To describe the clinical signs and outcomes observed after Humulus lupulus (hops) ingestion in dogs. A secondary objective was to note any trends in the number of hops-related phone calls made to an animal poison control center over a 13-year period.
Retrospective study (2005–2018).
An animal poison control center.
One hundred and seventy-seven dogs with known or suspected hops ingestion.
Measurements and Main Results
A total of 177 calls were made to Pet Poison Helpline between 2005 and 2018 involving hops ingestion in dogs. Outcomes were determined in 83 cases; 79 of 83 (95.2%) survived. Clinical signs associated with hops ingestion were observed in 74.0% (131/177). Commonly observed clinical signs were tachypnea (98/131), hyperthermia (65/131), and vomiting (44/131). Severe hyperthermia (>41.4°C, [>106°F]) developed in 8 dogs and 3 of those dogs did not survive. A fourth nonsurvivor was found deceased at home. The majority of symptomatic dogs developed clinical signs between 2 and 8 hours postingestion. Resolution of clinical signs occurred in less than 24 hours in all survivors except in one. Cases consulted with Pet Poison Helpline related to hops ingestion increased from 2005 to 2018 relative to the total amount of cases managed overall.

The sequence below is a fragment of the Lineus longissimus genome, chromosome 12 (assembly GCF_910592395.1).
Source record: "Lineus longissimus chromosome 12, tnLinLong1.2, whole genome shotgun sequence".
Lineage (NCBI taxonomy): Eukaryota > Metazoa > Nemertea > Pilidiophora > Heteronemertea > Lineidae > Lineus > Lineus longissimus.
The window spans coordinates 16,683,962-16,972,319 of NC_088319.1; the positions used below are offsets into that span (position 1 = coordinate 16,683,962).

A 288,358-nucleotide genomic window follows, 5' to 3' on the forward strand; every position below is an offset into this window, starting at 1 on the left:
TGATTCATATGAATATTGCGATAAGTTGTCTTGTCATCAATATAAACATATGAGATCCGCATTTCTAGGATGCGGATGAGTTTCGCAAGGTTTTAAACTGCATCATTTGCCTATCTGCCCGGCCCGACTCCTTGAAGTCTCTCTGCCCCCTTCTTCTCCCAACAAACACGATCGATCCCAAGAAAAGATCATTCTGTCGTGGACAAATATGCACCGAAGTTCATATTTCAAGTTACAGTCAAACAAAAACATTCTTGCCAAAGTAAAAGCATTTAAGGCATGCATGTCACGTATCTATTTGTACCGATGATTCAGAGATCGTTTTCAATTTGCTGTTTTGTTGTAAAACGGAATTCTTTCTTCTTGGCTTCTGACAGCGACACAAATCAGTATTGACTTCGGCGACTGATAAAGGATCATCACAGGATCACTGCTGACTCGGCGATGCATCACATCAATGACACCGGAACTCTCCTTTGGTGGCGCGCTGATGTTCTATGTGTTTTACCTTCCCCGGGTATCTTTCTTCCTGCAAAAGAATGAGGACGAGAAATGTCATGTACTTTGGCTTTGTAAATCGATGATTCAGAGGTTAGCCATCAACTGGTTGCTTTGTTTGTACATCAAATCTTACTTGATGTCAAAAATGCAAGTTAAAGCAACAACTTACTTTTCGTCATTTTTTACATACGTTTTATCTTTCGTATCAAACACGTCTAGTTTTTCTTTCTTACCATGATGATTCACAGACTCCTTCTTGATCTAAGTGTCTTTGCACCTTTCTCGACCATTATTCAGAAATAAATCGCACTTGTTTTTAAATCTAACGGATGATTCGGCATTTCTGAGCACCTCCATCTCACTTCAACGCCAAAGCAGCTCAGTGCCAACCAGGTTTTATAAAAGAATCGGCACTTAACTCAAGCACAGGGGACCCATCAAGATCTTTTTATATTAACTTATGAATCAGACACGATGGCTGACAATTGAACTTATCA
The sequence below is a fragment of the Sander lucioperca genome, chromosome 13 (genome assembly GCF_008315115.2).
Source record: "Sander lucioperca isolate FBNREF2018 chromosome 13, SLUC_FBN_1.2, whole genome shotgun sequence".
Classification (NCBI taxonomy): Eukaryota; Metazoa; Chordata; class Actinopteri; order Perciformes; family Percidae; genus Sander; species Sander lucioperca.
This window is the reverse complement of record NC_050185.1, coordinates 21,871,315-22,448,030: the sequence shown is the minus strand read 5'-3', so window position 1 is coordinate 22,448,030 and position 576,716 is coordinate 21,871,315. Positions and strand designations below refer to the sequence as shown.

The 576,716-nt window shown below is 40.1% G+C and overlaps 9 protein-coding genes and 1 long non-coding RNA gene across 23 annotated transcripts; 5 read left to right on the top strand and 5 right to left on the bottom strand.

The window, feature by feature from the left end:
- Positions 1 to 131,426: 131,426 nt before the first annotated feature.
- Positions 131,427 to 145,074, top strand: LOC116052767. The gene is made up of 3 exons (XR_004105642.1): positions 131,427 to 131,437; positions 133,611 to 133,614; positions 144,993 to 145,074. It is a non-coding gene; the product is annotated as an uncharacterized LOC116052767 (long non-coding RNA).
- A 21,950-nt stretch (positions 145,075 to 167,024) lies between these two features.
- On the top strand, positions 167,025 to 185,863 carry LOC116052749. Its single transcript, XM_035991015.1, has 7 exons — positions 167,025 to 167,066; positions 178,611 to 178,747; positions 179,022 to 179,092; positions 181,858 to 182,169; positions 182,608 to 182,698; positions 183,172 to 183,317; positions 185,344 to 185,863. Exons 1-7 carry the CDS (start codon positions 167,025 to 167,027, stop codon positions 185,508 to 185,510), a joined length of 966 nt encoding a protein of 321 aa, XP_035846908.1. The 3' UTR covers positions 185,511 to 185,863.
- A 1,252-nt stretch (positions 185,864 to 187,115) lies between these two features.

The most common clinical signs associated with hops ingestion include tachypnea, hyperthermia, and vomiting; however, not all dogs develop clinical signs. While prognosis is good with 95.2% of dogs in this population surviving, some dogs can develop a severe and fatal hyperthermia.
Journal of Veterinary Emergency and Critical Care, EarlyView.Wiley: Journal of Veterinary Emergency and Critical Care: Table of Contents